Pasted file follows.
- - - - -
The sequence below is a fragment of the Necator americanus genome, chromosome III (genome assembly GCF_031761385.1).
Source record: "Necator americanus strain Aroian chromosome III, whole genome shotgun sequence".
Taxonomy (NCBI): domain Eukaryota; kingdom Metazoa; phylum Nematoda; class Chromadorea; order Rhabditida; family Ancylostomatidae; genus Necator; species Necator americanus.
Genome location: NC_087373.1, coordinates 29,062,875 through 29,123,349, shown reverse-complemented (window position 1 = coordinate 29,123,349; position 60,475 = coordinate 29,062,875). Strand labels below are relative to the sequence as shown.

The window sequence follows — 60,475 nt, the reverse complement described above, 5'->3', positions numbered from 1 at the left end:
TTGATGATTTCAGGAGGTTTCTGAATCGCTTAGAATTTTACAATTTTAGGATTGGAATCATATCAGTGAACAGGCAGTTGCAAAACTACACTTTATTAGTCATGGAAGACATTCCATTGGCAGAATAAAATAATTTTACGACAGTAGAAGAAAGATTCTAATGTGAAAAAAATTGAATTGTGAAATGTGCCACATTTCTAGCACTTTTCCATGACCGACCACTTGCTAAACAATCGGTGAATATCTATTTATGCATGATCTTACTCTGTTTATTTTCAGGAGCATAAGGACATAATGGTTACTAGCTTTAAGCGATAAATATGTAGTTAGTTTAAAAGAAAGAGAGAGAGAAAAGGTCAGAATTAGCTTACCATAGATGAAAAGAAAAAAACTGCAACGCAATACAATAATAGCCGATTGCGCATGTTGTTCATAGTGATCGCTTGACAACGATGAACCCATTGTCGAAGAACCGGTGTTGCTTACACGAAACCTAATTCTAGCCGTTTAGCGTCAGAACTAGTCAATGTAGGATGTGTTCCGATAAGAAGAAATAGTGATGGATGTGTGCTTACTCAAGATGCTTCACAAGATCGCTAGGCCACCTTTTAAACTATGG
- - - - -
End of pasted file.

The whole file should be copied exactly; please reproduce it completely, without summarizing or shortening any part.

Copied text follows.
The sequence below is a fragment of the Necator americanus genome, chromosome III (genome assembly GCF_031761385.1).
Source record: "Necator americanus strain Aroian chromosome III, whole genome shotgun sequence".
Taxonomy (NCBI): domain Eukaryota; kingdom Metazoa; phylum Nematoda; class Chromadorea; order Rhabditida; family Ancylostomatidae; genus Necator; species Necator americanus.
Genome location: NC_087373.1, coordinates 29,062,875 through 29,123,349, shown reverse-complemented (window position 1 = coordinate 29,123,349; position 60,475 = coordinate 29,062,875). Strand labels below are relative to the sequence as shown.

The window sequence follows — 60,475 nt, the reverse complement described above, 5'->3', positions numbered from 1 at the left end:
TTGATGATTTCAGGAGGTTTCTGAATCGCTTAGAATTTTACAATTTTAGGATTGGAATCATATCAGTGAACAGGCAGTTGCAAAACTACACTTTATTAGTCATGGAAGACATTCCATTGGCAGAATAAAATAATTTTACGACAGTAGAAGAAAGATTCTAATGTGAAAAAAATTGAATTGTGAAATGTGCCACATTTCTAGCACTTTTCCATGACCGACCACTTGCTAAACAATCGGTGAATATCTATTTATGCATGATCTTACTCTGTTTATTTTCAGGAGCATAAGGACATAATGGTTACTAGCTTTAAGCGATAAATATGTAGTTAGTTTAAAAGAAAGAGAGAGAGAAAAGGTCAGAATTAGCTTACCATAGATGAAAAGAAAAAAACTGCAACGCAATACAATAATAGCCGATTGCGCATGTTGTTCATAGTGATCGCTTGACAACGATGAACCCATTGTCGAAGAACCGGTGTTGCTTACACGAAACCTAATTCTAGCCGTTTAGCGTCAGAACTAGTCAATGTAGGATGTGTTCCGATAAGAAGAAATAGTGATGGATGTGTGCTTACTCAAGATGCTTCACAAGATCGCTAGGCCACCTTTTAAACTATGG